Founded in 1984 by Alain Dominique Perrin, at that time President of Cartier International, thanks to the suggestion of the artist César, the Fondation Cartier, for the European continent, is one of the first examples of corporate patronage aimed at contemporary culture. Ten years later the Foundation left the space of Jouy-en-Josas to take up residence in Paris in a building (made of glass and steel) designed from scratch by the great architect Jean Nouvel who, with a simple and beautiful architecture, anticipated certain salient aspects of the vertical forest by Boeri, reconverting the simple garden with spontaneous herbs.
As proof of its profitable activity and its worldwide attention, the collection of the Foundation is approaching 2 thousand works. Furthermore, as proof of an uninterrupted work of relationships and intertwining at multiple levels, the Foundation has signed an eight-year collaboration agreement with Triennale di Milano, a pact of which we can see a testimony in the exhibition signed by Guillermo Kuitca, “Les Citoyens” with twenty-eight artists from seventeen countries and which will remain open until 12 September.
Now, from 6 July (and until 2 January next year), in Paris, the Foundation is hosting “Cherry Blossoms” by Damien Hirst.
On this cycle of works (a total of 107 large canvases, although only about thirty will be exhibited here, selected by Hervé Chandès, director of the Foundation, together with Hirst) here is the author’s testimony:
“The Cherry Blossoms are about beauty and life and death. They’re extreme – there’s something almost tacky about them. Like Jackson Pollock twisted by love. They’re decorative but taken from nature. They’re about desire and how we process the things around us and what we turn them into, but also about the insane visual transience of beauty – a tree in full crazy blossom against a clear sky. It’s been so good to make them, to be completely lost in color and in paint in my studio. They’re garish and messy and fragile and about me moving away from Minimalism and the idea of an imaginary mechanical painter and that’s so exciting for me “.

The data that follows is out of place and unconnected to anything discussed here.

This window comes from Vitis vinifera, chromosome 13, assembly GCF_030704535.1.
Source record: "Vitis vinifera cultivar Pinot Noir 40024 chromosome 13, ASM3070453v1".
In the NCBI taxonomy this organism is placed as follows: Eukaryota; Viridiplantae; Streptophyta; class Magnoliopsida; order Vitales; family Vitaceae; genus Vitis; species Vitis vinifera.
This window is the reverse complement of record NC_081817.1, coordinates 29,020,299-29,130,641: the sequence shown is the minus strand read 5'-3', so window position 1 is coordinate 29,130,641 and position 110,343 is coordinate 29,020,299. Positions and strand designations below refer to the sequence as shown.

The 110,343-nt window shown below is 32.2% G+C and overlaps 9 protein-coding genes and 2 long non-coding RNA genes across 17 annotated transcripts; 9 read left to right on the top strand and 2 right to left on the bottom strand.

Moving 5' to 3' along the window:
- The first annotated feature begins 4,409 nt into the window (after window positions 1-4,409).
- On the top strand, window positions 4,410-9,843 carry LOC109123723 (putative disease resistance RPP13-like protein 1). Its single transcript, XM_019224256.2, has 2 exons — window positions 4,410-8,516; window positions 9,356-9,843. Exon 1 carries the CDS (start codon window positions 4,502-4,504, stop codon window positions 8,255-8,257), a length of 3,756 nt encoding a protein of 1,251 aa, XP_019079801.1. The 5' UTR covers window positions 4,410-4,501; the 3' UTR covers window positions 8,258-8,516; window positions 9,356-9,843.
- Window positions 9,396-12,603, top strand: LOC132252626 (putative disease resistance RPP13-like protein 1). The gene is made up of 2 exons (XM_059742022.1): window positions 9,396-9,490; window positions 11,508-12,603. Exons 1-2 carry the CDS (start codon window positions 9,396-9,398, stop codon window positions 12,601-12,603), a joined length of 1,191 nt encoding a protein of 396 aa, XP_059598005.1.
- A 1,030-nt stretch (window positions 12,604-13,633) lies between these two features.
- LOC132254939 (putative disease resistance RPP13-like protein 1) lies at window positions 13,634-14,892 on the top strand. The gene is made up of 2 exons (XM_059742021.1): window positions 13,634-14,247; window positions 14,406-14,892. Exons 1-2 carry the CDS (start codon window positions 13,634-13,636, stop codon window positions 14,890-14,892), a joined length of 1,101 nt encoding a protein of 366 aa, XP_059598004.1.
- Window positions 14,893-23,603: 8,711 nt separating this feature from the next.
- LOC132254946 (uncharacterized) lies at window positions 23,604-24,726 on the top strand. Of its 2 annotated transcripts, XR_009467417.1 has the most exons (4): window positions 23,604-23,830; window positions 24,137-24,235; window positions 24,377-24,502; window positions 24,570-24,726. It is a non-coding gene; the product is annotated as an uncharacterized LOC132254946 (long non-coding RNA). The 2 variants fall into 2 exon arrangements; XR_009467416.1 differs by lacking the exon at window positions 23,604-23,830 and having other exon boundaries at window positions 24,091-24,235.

The subject of this cycle, concluded last year in November, may seem trivial, but if we remember the episode of Kurosawa’s cherry blossom in the film “Dreams” we can understand how poetry can arise from the most insignificant detail and for Hirst, accustomed to upsetting our most superficial expectations, even this minimal subject, this detail of nature (which for many people will seem insignificant) is in the end only a pretext to tell about his painting, his way of being in the world and the temporal scan that guides our actions. In fact, these are trees taken from his garden in Devon, so with good reason we can also speak of Neo-Impressionism, without in any way wishing to diminish the scope of his work. And that David Hockney also dwelt on the cherry trees is not just a fortuitous coincidence, since both authors are originally from Yorkshire. It must also be said that the petals are not really represented in a realistic way but respond to a dot that tastes so much like coriander stuck to the pictorial surface, and it is precisely this visual trick that makes the banality of the subject great, as Warhol’s out-of-register frames made the irregularity of the pictorial drafting is sublime. The pigment of this cycle is in any case pasty, dense, vibrant and also involving; certainly light years away from his works of the nineties, such as the tiger shark in formaldehyde (“The Physical Impossibility Of Death In the Mind Of Someone Living” 1991) or the cow and calf cut in two (“Mother and Child, Divided” 1993). But we must agree: exuberance cannot have limits and Hirst is a truly exuberant artist.
Damien Hirst. Cherry Blossoms
6/07/2021 – 2/01/2022
Fondation Cartier pour l’art contemporain
261, Boulevard Raspail
75014 Paris, France
tel +33 1 42 18 56 50
View from Damien Hirst’s studio. Photograph by Prudence Cuming Associates. © Damien Hirst and Science Ltd. All rights reserved, DACS 2021. Ph courtesy Fondation Cartier pour l’art contemporain in occasione della mostra “Cherry Blossoms”
Damien Hirst, The Triumph of Death Blossom, 2019. Photographed by Prudence Cuming Associates. © Damien Hirst and Science Ltd. All rights reserved, DACS 2021. Ph courtesy Fondation Cartier pour l’art contemporain in occasione della mostra “Cherry Blossoms”
Artavazd Pelechian, Les Habitants, 1970, 35 mm black-and-white film, 8 min 58 s. Acquisition 2015. © Artavazd Pelechian. Ph courtesy Fondation Cartier pour l’art contemporain in occasione della mostra “Les Citoyens”
Tony Oursler, Mirror Maze (Dead Eyes Live), 2003, projected videos on 10 spheres (diameter 1.8 c each), soundtrack, dimensions variable. Commission for the exhibition “Yanomami, Spirit of the Forest” 2003. Acquisition 2003. © Tony Oursler, photo © Hironori Itabashi. Ph courtesy Fondation Cartier pour l’art contemporain in occasione della mostra “Les Citoyens”
is a contemporary art magazine since 1980